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Davis, California

Wednesday, July 17, 2024

Column: Paperback Writer

I’ve always felt connected to Maya Angelou. Growing up in the Central Valley with no other “Mayas” around, in elementary school I lived for those moments when Angelou was mentioned in a textbook or by a teacher. For a fleeting moment, I could bask in the glory of a) knowing that someone with my name did something extraordinary enough to appear in a book, and b) knowing that I had effectively one-upped all the “Jennifers” and “Sarahs” in my class.

But it wasn’t until this past weekend that I actually learned something about Maya Angelou’s life.

In attempts to address my post-Oprah depression (miss you!), I tuned into The Oprah Winfrey Network on Sunday and caught a program starring Maya Angelou.

I learned that when she was eight years old, Maya Angelou was the subject of abuse. Four days after she confessed the identity of her attacker, news broke that the man was found dead in town. That was the last day Angelou spoke for five years. The last day her voice was heard by anyone on the planet until she was 13. “I thought, my voice killed him; I killed that man, because I told his name. And then I thought I would never speak again, because my voice would kill anyone.”

To think that a woman so expressive with her words could go five years with pen and paper as her sole means of communicating is utterly mind-blowing.

While I’ve been writing things down since I learned how to hold a pencil without piercing my hand, I don’t think I’ve ever believed in what I’ve written.

Sure, when I came up with a borderline obnoxious but nevertheless witty title for a high school paper, I’d laugh and give myself a pat on the back. But to think that I could ever call myself a “writer” like Mark Twain or Ira Glass was absolutely out of the question.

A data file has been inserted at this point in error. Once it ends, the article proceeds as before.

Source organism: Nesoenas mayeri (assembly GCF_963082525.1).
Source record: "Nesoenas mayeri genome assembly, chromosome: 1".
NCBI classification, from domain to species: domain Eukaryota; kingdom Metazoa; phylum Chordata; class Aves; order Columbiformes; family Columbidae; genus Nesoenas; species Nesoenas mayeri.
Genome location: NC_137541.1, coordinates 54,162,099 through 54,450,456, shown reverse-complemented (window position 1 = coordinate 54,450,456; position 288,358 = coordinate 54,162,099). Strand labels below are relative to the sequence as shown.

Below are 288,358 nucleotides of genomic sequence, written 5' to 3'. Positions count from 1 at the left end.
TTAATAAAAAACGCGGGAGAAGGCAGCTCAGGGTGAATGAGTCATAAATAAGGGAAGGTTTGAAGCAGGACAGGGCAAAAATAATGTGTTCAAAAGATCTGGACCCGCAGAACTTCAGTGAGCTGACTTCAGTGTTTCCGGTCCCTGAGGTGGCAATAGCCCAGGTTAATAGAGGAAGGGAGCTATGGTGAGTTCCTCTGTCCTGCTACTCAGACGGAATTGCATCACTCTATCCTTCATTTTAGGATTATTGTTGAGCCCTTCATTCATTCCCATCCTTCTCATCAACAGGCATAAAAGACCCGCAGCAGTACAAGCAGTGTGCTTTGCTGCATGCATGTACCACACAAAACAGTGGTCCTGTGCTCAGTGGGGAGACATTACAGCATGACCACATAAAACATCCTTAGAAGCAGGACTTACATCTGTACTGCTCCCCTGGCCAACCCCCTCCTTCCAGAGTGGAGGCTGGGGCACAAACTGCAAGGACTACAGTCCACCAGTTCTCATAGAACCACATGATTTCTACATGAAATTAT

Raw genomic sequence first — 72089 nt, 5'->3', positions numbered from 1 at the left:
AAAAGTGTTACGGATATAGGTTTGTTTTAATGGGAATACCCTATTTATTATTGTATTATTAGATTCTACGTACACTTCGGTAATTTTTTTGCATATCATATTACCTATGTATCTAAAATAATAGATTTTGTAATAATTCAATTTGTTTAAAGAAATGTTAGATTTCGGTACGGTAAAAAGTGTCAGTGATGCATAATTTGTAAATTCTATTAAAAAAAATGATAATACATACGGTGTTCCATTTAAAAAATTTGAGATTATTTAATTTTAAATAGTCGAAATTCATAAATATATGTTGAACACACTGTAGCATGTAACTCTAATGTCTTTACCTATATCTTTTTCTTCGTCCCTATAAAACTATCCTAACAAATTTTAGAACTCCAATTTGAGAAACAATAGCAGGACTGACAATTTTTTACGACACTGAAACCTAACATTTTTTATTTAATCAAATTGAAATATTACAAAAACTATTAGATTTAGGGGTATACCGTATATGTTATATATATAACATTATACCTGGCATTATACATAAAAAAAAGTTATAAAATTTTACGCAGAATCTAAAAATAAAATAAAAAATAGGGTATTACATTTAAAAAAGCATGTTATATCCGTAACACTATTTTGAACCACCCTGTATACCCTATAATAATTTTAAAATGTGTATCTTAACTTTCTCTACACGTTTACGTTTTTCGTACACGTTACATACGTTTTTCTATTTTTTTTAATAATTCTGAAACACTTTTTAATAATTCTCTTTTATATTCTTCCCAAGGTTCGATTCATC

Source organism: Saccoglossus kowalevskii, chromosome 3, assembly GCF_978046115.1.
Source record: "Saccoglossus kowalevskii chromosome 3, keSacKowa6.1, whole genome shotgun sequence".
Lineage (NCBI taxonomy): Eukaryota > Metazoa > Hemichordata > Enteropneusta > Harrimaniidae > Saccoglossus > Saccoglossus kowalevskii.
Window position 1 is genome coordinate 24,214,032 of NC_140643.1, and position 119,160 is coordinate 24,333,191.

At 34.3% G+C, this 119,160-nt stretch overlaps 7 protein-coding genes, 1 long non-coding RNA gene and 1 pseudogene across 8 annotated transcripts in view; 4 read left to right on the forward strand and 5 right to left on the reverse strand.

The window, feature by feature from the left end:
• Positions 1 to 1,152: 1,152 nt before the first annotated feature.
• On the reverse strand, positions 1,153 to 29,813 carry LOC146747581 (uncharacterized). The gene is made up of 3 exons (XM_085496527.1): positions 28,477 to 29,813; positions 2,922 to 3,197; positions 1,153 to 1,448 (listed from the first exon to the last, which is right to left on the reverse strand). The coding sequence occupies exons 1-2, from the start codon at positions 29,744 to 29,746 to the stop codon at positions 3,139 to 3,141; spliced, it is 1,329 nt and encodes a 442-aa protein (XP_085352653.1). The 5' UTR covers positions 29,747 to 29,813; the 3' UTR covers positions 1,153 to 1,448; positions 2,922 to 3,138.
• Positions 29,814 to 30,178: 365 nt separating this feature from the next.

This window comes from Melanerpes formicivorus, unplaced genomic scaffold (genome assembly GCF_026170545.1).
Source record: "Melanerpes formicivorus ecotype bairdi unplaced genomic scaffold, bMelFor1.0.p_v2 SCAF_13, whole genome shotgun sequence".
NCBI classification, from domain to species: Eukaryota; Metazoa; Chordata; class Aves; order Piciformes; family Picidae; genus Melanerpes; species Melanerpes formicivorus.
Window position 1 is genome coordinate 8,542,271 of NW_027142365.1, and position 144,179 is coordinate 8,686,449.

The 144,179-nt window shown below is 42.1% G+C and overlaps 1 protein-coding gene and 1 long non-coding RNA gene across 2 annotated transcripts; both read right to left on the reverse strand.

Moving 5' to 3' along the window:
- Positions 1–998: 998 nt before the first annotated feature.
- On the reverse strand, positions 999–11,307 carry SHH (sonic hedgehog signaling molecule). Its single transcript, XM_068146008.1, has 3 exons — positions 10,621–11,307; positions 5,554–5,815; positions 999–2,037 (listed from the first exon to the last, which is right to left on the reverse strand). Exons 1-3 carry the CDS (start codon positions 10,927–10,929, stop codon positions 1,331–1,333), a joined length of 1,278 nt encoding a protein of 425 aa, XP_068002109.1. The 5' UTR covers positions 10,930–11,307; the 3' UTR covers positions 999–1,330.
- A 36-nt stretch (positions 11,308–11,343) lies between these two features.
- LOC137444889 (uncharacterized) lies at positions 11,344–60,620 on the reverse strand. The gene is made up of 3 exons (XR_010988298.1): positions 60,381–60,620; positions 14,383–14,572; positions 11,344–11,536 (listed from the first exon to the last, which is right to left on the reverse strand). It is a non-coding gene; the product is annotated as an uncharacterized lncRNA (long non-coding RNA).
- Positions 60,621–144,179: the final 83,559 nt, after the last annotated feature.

We use writing like it’s a sixth sense. I don’t care what your major is, what your first language was or how many books you’ve read, you need writing.

When things are too painful to say out loud, or too heart-wrenching to share over the phone, we turn to writing for guidance. Sometimes, solidifying our thoughts in writing is the only way we can confirm their legitimacy.

And I’m not just talking about journaling or diary writing. The essays you write for class and the cover letters you write for job applications aren’t just arbitrary representations of whatever pops in your head. They’re your words, your ideas and your creations.

Don’t be afraid to believe in what you write. Every time you crank out a paper or grocery list, you’re recording original thought. And when you submit that paper or give that list to your grocery-shopping robot, your words stand alone, representing who you are.

We’re all writers. Maybe you don’t write to make a living or pay the bills, but who cares? What you write can make a difference for someone else, and I’d say that gives you the OK to call yourself a writer.

Since September of 2009, J.K. Rowling has re-posted the following message on her Twitter account every six months or so: “This is the real me, but you won’t be hearing from me often I’m afraid, as pen and paper are my priority at the moment.” Besides enraging members of the not-so-underground Harry Potter fandom, Rowling’s tweet[s] serve as a reminder of what writing can do for a person if their words are surrounded by enough belief. People are willing to wait decades for that woman to produce a paragraph of text.

Whenever I hear Barack Obama address the nation, I think of the speechwriters who made it happen. And when Jon Stewart can’t help but laugh when delivering a satirical joke during an episode of “The Daily Show,” I know there’s a very proud nerd backstage. While these brilliant people rarely get recognized for their work, I’d venture a guess that it doesn’t matter all that much. Knowing that their words gave a stranger something to believe in might just be enough.

So the next time you’re staring at a blank page and have no clue what to fill it with, remember that you have the power to rock the world with your words. As my namesake, ’80s television sensation “Maya the Bee,” might say, “Bee the change you wish to see in the world.” And don’t forget to keep a record of the whole thing. We need something new to believe in.

MAYA MAKKER asks “What about engineering?” If you thought that line made The Namesake the ballin’ movie that it is, let her know at mgmakker@ucdavis.edu.


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